Bishop Alexander was scandalized – quite rightly – by the novel and radical teaching that Arius was spreading and at a local council, he condemned and exiled Arius from his diocese. However, unfortunately, this heretical teaching of Arius could not be contained within the Alexandrian diocese and began to spread throughout the empire and causing considerable disturbance as to the true identity and nature of Son and his relationship in being to the Father. After an initial attempt by Hosius, bishop of Cordoba, with discord still raging throughout the Church, the newly converted Emperor Constantine decided to convene a council of the whole church spread throughout the whole inhabited earth (oikumene) to gather in the city of Nicea. Each diocese throughout the East and Western parts of the empire were invited to send one or more representatives to the council to come and debate the question as to the Son’s identity and nature which had been raised by Arius. According to the testimony of St Athanasius, St Hiliary of Poitiers and St Jerome there were in total 318 bishops that gathered together at Nicea. After two months of fierce debate, however, the Arian faction was defeated and Arius was anathematized as the Fathers agreed with the position of Bishop Alexander and adopted the Creed of Nicea with its crucial affirmation that the Son is consubstantial / homoousios of one essence with the Father. And with that one word, Arianism was destroyed.

As we shall see, however, our reading today from St John’s Gospel gives us an insight, a glimpse into the Mystery of the union and ineffable relationship between the Son and the Father. St John Chrysostom points out that by this prayer – the hour is come; glorify thy Son, that thy Son also may glorify thee, that He is no passive victim, that He has full and equal power and agency –

‘how could this be against His will, if He was praying for it to take place, and was calling His sufferings ‘glory’.

As thou hast given him power over all flesh, that he should give eternal life to as many as thou hast given him.

Again it wasn’t necessary for our Lord to speak out these words to His Father. For His Father knew exactly what He wanted or willed through the depth of their ineffable unity. As our Lord says when He went to raise Lazarus, a couple of chapters previously – Father, I thank thee that thou hast heard me. And I knew that thou hearest me always: but because of the people which stand by I said it, that they may believe that thou hast sent me. Just so, here He also speaks not for the benefit of the Father, but for His disciples. As St John Chrysostom says –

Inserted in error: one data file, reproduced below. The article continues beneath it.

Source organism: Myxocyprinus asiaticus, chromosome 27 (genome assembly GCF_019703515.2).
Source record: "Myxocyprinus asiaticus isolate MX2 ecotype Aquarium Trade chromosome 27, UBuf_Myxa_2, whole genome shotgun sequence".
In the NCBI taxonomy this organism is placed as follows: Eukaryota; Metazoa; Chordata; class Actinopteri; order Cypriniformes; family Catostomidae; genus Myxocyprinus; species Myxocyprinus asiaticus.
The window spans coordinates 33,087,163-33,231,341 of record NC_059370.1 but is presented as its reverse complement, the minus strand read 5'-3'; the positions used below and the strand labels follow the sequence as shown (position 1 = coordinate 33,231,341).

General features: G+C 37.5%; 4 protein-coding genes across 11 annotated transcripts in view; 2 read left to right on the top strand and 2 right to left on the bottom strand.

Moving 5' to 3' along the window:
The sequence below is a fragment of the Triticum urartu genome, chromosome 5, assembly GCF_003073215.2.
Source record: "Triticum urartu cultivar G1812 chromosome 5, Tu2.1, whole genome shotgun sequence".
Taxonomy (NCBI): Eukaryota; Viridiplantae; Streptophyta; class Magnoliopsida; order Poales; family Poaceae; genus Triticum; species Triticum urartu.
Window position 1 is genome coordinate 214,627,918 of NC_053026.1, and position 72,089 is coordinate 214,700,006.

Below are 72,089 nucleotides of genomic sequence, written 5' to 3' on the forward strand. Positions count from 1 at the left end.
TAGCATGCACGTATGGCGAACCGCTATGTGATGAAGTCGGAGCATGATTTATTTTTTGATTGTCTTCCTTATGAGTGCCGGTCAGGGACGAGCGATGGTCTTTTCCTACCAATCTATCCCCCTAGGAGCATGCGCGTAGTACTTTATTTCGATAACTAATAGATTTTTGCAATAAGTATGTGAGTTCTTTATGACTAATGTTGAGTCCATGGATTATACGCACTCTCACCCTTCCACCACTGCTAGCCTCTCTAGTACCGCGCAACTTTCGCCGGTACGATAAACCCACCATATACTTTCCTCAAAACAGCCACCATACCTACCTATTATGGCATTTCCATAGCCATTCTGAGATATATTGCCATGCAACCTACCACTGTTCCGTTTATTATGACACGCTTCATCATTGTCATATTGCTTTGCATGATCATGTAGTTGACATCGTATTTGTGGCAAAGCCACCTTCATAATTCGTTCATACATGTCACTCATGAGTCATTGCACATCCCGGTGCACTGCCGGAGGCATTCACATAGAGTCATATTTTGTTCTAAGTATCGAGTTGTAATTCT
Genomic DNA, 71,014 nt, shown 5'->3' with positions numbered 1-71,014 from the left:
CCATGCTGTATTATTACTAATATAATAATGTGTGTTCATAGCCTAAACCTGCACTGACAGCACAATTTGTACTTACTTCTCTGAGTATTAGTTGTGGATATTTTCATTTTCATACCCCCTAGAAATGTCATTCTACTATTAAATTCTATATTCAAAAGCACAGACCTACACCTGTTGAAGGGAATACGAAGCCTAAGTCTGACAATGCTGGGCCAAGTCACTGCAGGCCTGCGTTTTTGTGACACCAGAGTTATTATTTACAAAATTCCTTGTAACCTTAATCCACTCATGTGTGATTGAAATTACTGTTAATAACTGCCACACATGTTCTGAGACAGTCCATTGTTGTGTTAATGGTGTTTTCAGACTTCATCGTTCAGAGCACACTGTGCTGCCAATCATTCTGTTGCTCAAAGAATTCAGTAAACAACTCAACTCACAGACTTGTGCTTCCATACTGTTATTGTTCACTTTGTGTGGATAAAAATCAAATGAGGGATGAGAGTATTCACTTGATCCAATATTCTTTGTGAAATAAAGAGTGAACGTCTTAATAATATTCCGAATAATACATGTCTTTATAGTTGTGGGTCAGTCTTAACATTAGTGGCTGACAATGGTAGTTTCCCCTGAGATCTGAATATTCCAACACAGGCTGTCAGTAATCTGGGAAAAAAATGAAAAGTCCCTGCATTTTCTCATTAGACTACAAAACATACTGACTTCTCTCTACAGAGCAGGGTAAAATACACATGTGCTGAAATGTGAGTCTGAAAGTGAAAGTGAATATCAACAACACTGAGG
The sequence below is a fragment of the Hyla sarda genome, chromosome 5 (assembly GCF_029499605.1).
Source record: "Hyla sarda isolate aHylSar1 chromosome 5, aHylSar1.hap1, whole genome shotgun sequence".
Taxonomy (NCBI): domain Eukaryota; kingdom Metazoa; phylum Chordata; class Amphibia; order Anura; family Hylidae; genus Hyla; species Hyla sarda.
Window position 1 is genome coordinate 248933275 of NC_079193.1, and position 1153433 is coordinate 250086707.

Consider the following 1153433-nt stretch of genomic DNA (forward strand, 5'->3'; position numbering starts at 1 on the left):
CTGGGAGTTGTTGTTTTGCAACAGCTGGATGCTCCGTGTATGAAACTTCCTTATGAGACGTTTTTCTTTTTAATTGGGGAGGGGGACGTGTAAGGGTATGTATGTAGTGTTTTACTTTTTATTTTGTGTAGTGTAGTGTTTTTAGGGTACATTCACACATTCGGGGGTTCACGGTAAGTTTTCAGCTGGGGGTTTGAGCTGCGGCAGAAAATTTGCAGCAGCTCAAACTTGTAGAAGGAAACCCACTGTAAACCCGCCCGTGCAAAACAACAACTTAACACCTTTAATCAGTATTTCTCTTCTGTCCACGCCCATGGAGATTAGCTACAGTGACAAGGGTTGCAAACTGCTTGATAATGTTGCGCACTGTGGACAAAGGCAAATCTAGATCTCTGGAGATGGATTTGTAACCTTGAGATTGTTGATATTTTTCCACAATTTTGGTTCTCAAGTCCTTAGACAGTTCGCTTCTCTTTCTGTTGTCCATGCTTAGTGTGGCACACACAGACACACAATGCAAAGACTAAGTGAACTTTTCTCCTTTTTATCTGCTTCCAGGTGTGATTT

He was pointing out, meanwhile, that the teachings contained in His preaching were destined, not for the Jews only, but also were to embrace the whole world and He was laying the first foundations of the calling of the Gentiles … He was pointing out that His Father, as well as He, willed the salvation of the Gentiles.

And this is life eternal, that they might know thee the only true God, and Jesus Christ, whom thou hast sent. I have glorified thee on the earth: I have finished the work which thou gavest me to do.

We see throughout this passage this dynamic of the Father giving to the Son, and the Son giving and returning to the Father. St John picks up in his homily that our Lord references that He has glorified the Father on earth, ‘for the Father was already glorified in heaven’ by all the Heavenly hosts.

And now, O Father, glorify thou me with thine own self with the glory which I had with thee before the world was.

What is this glory that our Lord refers to? This was the Glory which the disciples glimpsed on Mount Tabor, but which was not fully revealed until He had risen in glory from the Tomb.

His words concerned the Incarnation, since His human nature had not yet been glorified, nor did it as yet enjoy incorruptibility …

Against Arius, however, we can see again how our Saviour, the Son, references the Glory He shared with the Father- ‘before the world was’, before creation.